In response to an allegation that a United Synagogue Youth (USY) teenage boy was subjected to “sexual improprieties” in the 1980s by a longtime professional male on the USY staff, the organization is calling on alleged victims to contact a dedicated and confidential phone line in effort to prove or disprove the report (see details below).
Rabbi Steven Wernick, CEO of United Synagogue of the Conservative Judaism (USCJ), the parent group of USY, expressed shock over the allegation and told The Jewish Week that the proactive move — the first time the group is seeking assistance from the public in such matters — is to help the internal investigation in determining if there is merit to the charge, and if so, to take whatever action is required.
“We take the allegation seriously, and it’s important for a religious and Jewish communal organization to act responsibly and be as transparent as possible,” the rabbi said, adding that at a time when reports of sexual harassment by prominent men are becoming an everyday occurrence, organizations “will be judged not by statements they make but by how they act when it comes to their door.”
USY serves some 15,000 youngsters through a variety of camping and experiential programs.
Rabbi Wernick explained that the allegation came to light through several Facebook posts in the last three weeks. The first post was public and did not name the alleged perpetrator. The second was a private post and did name him.
Rabbi Wernick said the alleged victim has not responded to requests from USY for details and more information, but that the organization has suspended the alleged perpetrator, who in recent years “had been working on a contract basis on various programs.”
Without more details, it will be difficult to make a judgment regarding the allegations, the rabbi said, “but we didn’t want to wait.”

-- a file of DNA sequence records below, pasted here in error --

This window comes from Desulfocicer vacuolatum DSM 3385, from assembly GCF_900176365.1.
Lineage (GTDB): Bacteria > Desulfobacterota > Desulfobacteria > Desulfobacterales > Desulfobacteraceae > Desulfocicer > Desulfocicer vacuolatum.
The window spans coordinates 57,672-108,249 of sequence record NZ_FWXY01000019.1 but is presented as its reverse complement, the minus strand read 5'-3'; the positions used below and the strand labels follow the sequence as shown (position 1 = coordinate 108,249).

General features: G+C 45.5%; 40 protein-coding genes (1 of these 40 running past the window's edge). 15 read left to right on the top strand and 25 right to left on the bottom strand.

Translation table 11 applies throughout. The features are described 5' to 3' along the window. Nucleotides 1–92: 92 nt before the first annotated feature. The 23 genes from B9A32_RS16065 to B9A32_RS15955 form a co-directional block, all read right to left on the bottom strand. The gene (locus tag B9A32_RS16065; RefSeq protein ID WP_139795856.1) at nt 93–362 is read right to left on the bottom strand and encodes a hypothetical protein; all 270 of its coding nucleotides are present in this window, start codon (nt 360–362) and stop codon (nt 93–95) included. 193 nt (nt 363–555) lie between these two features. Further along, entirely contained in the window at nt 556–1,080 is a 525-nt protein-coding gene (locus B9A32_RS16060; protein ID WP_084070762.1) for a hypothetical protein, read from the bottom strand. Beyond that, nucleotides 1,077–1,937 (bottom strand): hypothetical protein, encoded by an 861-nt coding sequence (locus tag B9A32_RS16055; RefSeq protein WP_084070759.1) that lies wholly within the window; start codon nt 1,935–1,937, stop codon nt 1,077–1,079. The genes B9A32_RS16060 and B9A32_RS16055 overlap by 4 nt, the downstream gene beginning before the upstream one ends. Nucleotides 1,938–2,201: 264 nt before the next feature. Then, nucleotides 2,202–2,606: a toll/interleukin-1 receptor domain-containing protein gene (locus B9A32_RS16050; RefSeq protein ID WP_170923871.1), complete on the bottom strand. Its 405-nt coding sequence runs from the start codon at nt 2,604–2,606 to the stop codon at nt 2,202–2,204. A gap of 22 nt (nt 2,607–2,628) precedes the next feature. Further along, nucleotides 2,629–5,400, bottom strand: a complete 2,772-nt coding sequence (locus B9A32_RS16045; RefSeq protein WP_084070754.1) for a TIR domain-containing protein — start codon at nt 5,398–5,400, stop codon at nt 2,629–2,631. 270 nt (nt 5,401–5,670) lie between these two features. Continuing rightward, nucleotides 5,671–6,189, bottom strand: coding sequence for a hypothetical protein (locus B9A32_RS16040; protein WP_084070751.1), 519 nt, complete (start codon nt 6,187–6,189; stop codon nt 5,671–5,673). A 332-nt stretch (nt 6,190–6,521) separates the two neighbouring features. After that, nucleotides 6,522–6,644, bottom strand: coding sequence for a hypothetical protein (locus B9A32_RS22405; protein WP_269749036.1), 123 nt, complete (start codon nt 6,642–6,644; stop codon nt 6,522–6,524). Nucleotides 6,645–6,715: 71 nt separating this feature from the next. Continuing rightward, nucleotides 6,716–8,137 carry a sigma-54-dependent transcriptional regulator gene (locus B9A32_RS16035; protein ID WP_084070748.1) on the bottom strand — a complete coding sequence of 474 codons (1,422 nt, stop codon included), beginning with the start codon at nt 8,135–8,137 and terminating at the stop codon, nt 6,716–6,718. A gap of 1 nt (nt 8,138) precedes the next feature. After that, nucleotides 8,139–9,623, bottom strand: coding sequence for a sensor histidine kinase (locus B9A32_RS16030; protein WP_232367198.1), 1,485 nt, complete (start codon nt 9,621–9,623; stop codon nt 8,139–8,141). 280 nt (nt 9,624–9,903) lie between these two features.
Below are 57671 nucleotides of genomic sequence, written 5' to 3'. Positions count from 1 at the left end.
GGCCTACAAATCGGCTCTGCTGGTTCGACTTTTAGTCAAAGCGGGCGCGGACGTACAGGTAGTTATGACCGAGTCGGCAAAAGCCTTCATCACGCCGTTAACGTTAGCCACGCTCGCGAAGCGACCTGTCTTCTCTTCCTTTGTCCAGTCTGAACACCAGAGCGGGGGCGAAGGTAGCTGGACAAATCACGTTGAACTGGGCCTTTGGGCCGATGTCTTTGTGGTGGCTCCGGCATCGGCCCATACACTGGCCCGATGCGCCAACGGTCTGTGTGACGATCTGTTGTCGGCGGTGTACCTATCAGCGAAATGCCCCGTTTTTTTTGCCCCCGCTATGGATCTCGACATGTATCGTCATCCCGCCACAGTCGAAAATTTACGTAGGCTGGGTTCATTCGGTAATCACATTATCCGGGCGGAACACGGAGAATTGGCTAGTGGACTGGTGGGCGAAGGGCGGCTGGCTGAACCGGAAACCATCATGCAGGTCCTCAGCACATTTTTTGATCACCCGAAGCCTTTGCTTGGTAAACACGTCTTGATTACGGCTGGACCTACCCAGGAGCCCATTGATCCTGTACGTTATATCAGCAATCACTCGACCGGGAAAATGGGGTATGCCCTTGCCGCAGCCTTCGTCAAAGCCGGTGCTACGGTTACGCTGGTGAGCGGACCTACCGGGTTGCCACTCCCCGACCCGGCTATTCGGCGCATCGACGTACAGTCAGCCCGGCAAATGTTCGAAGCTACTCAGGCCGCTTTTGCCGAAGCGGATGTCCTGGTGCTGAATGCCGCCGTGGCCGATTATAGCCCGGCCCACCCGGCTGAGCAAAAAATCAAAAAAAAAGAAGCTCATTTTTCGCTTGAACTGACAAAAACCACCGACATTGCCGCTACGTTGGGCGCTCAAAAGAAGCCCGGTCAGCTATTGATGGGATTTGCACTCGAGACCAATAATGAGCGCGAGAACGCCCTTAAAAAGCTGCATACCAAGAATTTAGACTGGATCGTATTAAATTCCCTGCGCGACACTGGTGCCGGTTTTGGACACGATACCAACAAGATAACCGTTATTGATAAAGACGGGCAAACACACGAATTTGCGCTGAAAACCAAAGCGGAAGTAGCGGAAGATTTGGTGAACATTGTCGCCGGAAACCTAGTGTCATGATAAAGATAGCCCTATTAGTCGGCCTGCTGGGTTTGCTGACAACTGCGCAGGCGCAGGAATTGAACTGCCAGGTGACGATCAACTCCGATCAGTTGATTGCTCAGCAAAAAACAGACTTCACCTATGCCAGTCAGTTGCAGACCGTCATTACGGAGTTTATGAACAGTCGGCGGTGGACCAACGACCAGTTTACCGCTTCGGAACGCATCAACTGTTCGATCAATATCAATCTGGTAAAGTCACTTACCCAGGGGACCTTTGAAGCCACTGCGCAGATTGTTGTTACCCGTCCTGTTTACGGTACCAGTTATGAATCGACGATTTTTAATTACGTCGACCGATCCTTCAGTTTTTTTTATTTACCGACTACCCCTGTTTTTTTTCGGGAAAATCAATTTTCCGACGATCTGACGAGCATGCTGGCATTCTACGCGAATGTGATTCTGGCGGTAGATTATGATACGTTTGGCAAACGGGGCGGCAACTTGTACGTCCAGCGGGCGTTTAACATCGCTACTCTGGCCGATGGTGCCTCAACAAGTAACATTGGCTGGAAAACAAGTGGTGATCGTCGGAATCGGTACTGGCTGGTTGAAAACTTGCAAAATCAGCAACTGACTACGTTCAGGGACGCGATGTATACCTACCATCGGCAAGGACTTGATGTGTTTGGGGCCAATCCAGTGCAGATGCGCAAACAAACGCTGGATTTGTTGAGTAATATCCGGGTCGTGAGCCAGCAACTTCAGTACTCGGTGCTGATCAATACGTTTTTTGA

USY professionals are mandated reporters, required by law to report sexual allegations. The statute of limitations for sexual misconduct depends on the jurisdiction where they occurred. USY officials are not sure where the alleged misbehavior took place.
In 2011, USCJ instituted a detailed policy, procedures and training regarding how adult employees and volunteers interact with USY teens, according to a statement from the group. It noted that no such policies and procedures were in place in the 1980s, the time of the allegation.
Rabbi Wernick cited two cases from the 1990s that came to light in recent years involving USY. Both involved volunteers accused of improper sexual behavior. In one case the volunteer had since died, and the allegations could not be substantiated. In the other, the allegations were substantiated and USY severed its relationship with the individual, and offered support for the victim who had come forward. But the deadline for mandated reporting had passed and no further action was taken.
Alleged victims are asked to contact Vivian Lewis, USCJ’s senior director of human resources, or USCJ’s resources chairperson via a dedicated and confidential phone line at (212) 533-7813 or firstname.lastname@example.org.